The Effects of Stopping Exercise

If you completely stop exercising, it can be bad for your health.
Image Credit: Photographer, Basak Gurbuz Derman/Moment/GettyImages

Skipping the gym one day isn't likely to have much effect on you, but abruptly halting your regular exercise routine can hurt both your body and your mind. If you've been sidelined by a medical condition or injury, you might be feeling "gym withdrawal."

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Talk to your doctor or a physical therapist about ways you can stay fit without getting hurt. When the choice to exercise is up to you, try cutting back on workouts rather than cutting them out altogether.

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Read more: The 4 Pillars of Any Good Gym Routine

Be Aware of Muscle Atrophy

Despite what some people might think, your muscles won't turn to fat once you stop exercising. They will, however, begin to shrink once you give up an exercise program. According to the American Council on Exercise, you could lose up to 50 percent of your strength in 10 weeks without exercise.

If you cut your caloric intake down to make up for not exercising, your muscles would simply get smaller while the overall size of your body would stay about the same.

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But if you keep eating the same amount you did while exercising, fat will build up and might cover the muscles, which might give the appearance that your formerly fit biceps have turned into flab.

Watch for Mood Changes

Psychologists and doctors have long touted the benefits of exercise in terms of improving mood. Exercising may cause your body to suppress chemicals that cause depression and release other chemicals that lessen depression, according to Harvard Health Publishing.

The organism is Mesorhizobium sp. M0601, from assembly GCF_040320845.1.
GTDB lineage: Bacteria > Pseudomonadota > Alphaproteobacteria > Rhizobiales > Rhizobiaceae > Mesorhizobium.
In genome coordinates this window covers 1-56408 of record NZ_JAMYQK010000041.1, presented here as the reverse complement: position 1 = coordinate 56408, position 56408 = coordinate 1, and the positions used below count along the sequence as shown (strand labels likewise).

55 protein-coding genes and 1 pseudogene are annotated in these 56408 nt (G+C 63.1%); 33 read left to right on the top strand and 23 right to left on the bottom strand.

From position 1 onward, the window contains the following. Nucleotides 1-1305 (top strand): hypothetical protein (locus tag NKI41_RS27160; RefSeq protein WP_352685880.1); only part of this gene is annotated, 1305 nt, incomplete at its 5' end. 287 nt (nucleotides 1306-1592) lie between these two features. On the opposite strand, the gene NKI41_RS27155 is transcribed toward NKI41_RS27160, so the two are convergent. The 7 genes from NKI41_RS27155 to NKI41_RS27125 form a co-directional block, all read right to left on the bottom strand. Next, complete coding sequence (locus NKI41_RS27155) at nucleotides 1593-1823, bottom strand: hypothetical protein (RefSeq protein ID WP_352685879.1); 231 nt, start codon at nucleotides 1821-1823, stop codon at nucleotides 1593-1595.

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When you stop working out, you'll lose these benefits. You might also feel grumpy or suffer damage to your self-esteem if your weight starts to rise. Anytime you experience depression that disrupts your life or makes you consider harming yourself, contact your doctor.

Decreased Fitness Level

As your muscles shrink and you spend more time on the couch, your physical fitness level will drop. You might start to lose stamina, flexibility and energy within a few weeks of stopping regular exercise.

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Getting back to exercising can reverse these effects, but it might take time and effort. The length of time it will take you to get back to your previous fitness level depends on factors such as your weight, age and intensity of your workouts, according to the American Council on Exercise.

Read more: The Advantages of Going to the Gym Every Day

Avoid "Gym Withdrawal"

If you're an occasional jogger, you aren't likely to experience "gym withdrawal," but athletes and hardcore gym-goers who give up exercise might actually have symptoms similar to those of a recovering drug addict.

According to the Counseling & Psychological Services department at the University of California, Santa Cruz, people who exercise heavily every day and use working out to deal with stress may experience physical symptoms when they stop. You might notice changes in your sleep patterns, have difficulty concentrating or feel achy and sore.

The university also warns of exercise abuse, which typically involves excessive reliance on exercise and behaviors such as exercising even while sick or injured. In these cases, stopping exercise can lead to withdrawal symptoms.

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Is This an Emergency?

If you are experiencing serious medical symptoms, please see the National Library of Medicine’s list of signs you need emergency medical attention or call 911. If you think you may have COVID-19, use the CDC’s Coronavirus Self-Checker.
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